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The American Water Resources Association (AWRA) is seeking abstracts for presentations, topical sessions, and workshops at its Summer Conference on the Science, Management, and Governance of Transboundary Groundwater that will be held July 9-11, 2018 in Fort Worth, Texas. The program will stimulate conversations on innovative approaches for identifying transboundary groundwater resources and the methods to develop sustainable governance and management agreements. For more information and deadlines for submission, visit the AWRA website.

Decentralized Wastewater MOU Partnership Signing Ceremony and Meeting Held This Week

 

The Decentralized Wastewater MOU Partnership Signing Ceremony and Meeting were held this week at EPA Headquarters in Washington, DC. The Partnership was initiated in 2005 and now includes EPA and 19 partner organizations (including ASDWA) that work collaboratively at the national level to improve decentralized performance and protect the nation’s public health and water resources. During the signing ceremony, Mike Shapiro, Acting Assistant Administrator of EPA’s Office of Water and Andrew Sawyers, Director of EPA’s Office of Wastewater Management provided opening remarks; and Partners introduced themselves and shared a few highlights from the 2017 Accomplishments Report. The Partnership also welcomed the Environmental Council of States (ECOS) as a new member this year. The purpose of the meeting was for members to discuss the MOU Partnership goals and begin to develop a 2017–2020 Priorities and Actions Workplan. Some of the discussed actions included:

  • Conducting a logic model exercise to determine other audiences (such as local governments and planners) for promoting decentralized systems and Septic Smart Week to achieve public health and environmental outcomes, including protecting drinking water sources.
  • Spearheading additional research opportunities for working with members of the Water Environment and Reuse Foundation (WE&RF) and the Water Environment Federation (WEF), that are both members of the Partnership.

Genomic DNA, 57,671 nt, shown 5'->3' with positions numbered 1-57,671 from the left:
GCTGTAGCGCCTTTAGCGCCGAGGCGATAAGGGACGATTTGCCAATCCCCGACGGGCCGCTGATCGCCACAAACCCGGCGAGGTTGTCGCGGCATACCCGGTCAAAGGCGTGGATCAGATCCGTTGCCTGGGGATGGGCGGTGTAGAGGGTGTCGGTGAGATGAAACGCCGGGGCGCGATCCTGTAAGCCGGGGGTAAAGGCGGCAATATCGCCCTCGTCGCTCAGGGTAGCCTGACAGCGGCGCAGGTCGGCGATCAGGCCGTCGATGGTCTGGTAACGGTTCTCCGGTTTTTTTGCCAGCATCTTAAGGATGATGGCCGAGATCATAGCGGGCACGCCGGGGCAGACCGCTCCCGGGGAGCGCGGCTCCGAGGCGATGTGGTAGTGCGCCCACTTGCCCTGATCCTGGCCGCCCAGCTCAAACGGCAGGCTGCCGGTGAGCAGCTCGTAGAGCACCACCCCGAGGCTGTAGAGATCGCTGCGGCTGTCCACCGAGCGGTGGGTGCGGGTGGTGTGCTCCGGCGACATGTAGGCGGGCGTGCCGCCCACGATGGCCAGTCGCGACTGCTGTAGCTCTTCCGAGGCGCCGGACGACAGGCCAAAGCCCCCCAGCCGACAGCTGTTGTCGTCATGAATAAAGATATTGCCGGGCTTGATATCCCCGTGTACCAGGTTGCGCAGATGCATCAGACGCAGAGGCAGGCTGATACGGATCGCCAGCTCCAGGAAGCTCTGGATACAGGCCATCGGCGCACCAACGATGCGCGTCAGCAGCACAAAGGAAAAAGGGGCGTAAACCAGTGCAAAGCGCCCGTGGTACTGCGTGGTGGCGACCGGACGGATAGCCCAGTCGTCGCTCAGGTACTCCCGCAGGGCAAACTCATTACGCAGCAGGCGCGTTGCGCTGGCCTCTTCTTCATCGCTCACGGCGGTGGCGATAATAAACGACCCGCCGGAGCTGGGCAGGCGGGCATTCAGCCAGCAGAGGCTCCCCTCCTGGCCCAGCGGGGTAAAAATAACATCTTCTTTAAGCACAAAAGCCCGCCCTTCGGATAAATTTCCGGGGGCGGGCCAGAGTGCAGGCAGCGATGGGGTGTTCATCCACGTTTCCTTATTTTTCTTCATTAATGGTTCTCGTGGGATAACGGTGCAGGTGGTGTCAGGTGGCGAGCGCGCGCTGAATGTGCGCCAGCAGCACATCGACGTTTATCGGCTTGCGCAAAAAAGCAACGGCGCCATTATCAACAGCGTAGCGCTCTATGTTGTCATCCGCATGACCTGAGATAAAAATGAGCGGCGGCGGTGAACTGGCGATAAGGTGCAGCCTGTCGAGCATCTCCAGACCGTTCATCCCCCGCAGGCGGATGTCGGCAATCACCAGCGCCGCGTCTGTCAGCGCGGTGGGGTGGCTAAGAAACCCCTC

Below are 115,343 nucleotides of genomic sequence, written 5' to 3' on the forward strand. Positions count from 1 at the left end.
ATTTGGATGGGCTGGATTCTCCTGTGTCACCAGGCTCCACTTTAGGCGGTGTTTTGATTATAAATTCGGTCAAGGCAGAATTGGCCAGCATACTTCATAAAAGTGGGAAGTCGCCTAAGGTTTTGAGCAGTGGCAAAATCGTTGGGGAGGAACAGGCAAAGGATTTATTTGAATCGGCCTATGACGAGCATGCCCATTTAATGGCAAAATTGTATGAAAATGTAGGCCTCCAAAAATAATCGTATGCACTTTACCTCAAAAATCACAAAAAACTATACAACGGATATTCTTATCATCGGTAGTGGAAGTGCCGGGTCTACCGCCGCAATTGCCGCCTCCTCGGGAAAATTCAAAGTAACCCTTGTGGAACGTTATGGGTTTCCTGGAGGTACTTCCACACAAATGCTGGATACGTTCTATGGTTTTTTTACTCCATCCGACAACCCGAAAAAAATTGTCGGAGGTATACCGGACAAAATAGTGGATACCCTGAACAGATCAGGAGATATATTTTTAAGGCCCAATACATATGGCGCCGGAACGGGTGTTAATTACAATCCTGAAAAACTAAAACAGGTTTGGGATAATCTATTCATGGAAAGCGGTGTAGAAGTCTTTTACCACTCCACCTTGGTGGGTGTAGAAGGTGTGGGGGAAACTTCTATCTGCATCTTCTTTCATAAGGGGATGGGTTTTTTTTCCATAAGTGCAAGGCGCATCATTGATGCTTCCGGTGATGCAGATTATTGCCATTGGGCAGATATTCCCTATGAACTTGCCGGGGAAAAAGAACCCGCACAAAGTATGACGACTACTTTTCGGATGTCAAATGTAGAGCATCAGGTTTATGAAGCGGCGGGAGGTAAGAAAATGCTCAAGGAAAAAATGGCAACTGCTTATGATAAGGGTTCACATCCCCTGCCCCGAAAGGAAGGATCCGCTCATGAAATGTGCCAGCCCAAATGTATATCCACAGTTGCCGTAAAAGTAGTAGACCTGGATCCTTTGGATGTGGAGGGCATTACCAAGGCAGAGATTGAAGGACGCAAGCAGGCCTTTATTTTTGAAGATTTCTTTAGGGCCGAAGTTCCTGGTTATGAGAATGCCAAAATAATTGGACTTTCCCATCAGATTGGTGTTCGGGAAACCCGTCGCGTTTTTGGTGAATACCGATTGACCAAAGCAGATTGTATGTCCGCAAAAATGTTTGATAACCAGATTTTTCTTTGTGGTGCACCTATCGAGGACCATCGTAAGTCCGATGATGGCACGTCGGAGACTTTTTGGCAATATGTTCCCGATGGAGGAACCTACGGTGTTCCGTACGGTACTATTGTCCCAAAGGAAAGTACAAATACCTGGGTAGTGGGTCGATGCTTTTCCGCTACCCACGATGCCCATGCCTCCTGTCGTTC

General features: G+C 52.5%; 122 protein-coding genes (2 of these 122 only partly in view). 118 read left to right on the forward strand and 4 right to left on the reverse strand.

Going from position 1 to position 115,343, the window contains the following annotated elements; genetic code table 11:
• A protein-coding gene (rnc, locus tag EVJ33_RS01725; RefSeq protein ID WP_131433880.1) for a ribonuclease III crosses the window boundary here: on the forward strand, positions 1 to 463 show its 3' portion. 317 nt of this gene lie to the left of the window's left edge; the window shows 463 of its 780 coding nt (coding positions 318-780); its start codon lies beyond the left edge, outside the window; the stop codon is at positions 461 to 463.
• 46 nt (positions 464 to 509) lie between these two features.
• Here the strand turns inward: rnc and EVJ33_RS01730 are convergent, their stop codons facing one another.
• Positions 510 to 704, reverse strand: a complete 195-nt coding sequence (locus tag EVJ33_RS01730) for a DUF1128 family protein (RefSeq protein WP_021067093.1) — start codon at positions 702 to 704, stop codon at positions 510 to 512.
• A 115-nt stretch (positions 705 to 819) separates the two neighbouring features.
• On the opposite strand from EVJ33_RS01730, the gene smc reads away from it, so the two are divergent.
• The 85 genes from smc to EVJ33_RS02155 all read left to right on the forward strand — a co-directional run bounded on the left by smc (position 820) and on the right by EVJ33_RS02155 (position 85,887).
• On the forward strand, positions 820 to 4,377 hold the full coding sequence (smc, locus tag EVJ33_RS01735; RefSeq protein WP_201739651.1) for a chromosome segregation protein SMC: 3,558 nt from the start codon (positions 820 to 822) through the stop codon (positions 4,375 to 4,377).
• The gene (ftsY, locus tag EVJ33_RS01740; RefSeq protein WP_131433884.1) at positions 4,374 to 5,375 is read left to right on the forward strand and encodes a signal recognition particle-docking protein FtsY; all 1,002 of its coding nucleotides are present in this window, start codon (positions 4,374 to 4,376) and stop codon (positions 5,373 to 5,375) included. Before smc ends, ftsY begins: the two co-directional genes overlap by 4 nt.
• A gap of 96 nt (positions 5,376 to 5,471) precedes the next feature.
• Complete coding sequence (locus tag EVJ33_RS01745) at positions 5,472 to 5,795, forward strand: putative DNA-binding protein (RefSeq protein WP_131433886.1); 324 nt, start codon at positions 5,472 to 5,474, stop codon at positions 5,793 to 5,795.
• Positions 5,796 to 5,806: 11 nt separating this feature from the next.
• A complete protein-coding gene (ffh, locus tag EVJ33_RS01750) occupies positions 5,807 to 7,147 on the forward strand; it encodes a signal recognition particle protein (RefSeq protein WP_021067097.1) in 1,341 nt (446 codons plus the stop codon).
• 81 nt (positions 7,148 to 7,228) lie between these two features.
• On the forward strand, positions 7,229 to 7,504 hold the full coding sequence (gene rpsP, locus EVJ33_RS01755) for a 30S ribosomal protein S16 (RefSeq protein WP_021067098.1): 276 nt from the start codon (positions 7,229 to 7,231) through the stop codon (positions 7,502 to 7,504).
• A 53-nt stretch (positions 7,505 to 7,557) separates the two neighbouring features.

• Connecting with state Clean Water SRF programs to consider prioritization options for funding decentralized system projects.
  • Starting a workforce development effort to create and promote educational awareness and opportunities for students.

For more information about the Decentralized Wastewater MOU Partnership and septic system resources, visit EPA’s website.

GWPC Annual Forum and Source Water Protection Workshop Held Last Week

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The Ground Water Protection Council (GWPC) held its Annual Forum last week in Boston, Massachusetts, that included a source water protection workshop and multiple sessions on ground water connections to drinking water, private wells, stormwater, brownfields, Underground Injection Control and state oil and gas programs, and more. Forum attendees included representatives from state and EPA ground water and source water programs, state oil and gas programs, the Department of Energy, energy companies, associations (including ASDWA), and consulting firms.

The Source Water Protection Workshop was held the day before the Forum to highlight effective collaborations and discuss opportunities at the national, state, and local levels to protect drinking water. Opening remarks were provided by Peter Grevatt, Director of EPA’s Office of Ground Water and Drinking Water, and Jane Downing of EPA Region 1 who spoke about the importance of source water protection as well as continuing challenges with emerging contaminants (e.g., PFAS and 1-4 Dioxane), extreme weather, chemical spills, and emergency response. Presentations during the workshop included information about the Source Water Collaborative tools; Clean Water Act and Safe Drinking Water Act coordination; working with USDA NRCS State Conservationists; the Iowa Source Water Agricultural Collaborative; working with state geologists; and a new source water protection scorecard tool being used for the Hudson River in New York. Key takeaways from the workshop included the need to:

  • Use visible “science” and accurate data as a catalyst to motivate action and engage partners, as shown by the attention drawn to drilling trucks arriving on farms for groundwater investigations in Iowa.
  • Use state geologists as a resource, as highlighted by the valued added in sharing and understanding ground water connections by use of geologic maps during the recent Vermont State Workshops.
  • Get more information and tips on navigating opportunities to work with NRCS and agricultural partners on the ground, as discussed in relation to current nation-wide funding initiatives and projects that are underway in Connecticut.